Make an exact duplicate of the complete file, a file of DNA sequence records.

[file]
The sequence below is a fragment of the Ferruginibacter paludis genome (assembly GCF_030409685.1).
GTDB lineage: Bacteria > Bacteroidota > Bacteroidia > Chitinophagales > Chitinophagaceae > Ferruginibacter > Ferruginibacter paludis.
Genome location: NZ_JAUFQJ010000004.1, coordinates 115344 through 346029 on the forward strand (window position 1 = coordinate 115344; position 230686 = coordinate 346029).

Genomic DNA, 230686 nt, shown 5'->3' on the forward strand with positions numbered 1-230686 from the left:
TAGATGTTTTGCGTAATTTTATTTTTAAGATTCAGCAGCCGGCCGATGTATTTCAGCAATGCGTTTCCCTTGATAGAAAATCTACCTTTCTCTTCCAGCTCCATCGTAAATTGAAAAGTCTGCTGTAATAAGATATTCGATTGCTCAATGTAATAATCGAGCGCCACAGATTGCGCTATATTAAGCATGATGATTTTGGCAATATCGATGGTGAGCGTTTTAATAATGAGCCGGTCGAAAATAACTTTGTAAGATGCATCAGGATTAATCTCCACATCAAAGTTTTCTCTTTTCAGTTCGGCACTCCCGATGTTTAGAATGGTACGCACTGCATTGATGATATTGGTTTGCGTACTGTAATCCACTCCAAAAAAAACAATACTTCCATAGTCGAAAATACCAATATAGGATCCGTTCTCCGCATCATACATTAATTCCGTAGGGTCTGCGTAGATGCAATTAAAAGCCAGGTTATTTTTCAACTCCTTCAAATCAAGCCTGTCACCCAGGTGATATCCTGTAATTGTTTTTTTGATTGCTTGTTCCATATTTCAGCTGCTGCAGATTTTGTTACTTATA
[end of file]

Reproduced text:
The sequence below is a fragment of the Ferruginibacter paludis genome (assembly GCF_030409685.1).
GTDB lineage: Bacteria > Bacteroidota > Bacteroidia > Chitinophagales > Chitinophagaceae > Ferruginibacter > Ferruginibacter paludis.
Genome location: NZ_JAUFQJ010000004.1, coordinates 115344 through 346029 on the forward strand (window position 1 = coordinate 115344; position 230686 = coordinate 346029).

Genomic DNA, 230686 nt, shown 5'->3' on the forward strand with positions numbered 1-230686 from the left:
TAGATGTTTTGCGTAATTTTATTTTTAAGATTCAGCAGCCGGCCGATGTATTTCAGCAATGCGTTTCCCTTGATAGAAAATCTACCTTTCTCTTCCAGCTCCATCGTAAATTGAAAAGTCTGCTGTAATAAGATATTCGATTGCTCAATGTAATAATCGAGCGCCACAGATTGCGCTATATTAAGCATGATGATTTTGGCAATATCGATGGTGAGCGTTTTAATAATGAGCCGGTCGAAAATAACTTTGTAAGATGCATCAGGATTAATCTCCACATCAAAGTTTTCTCTTTTCAGTTCGGCACTCCCGATGTTTAGAATGGTACGCACTGCATTGATGATATTGGTTTGCGTACTGTAATCCACTCCAAAAAAAACAATACTTCCATAGTCGAAAATACCAATATAGGATCCGTTCTCCGCATCATACATTAATTCCGTAGGGTCTGCGTAGATGCAATTAAAAGCCAGGTTATTTTTCAACTCCTTCAAATCAAGCCTGTCACCCAGGTGATATCCTGTAATTGTTTTTTTGATTGCTTGTTCCATATTTCAGCTGCTGCAGATTTTGTTACTTATA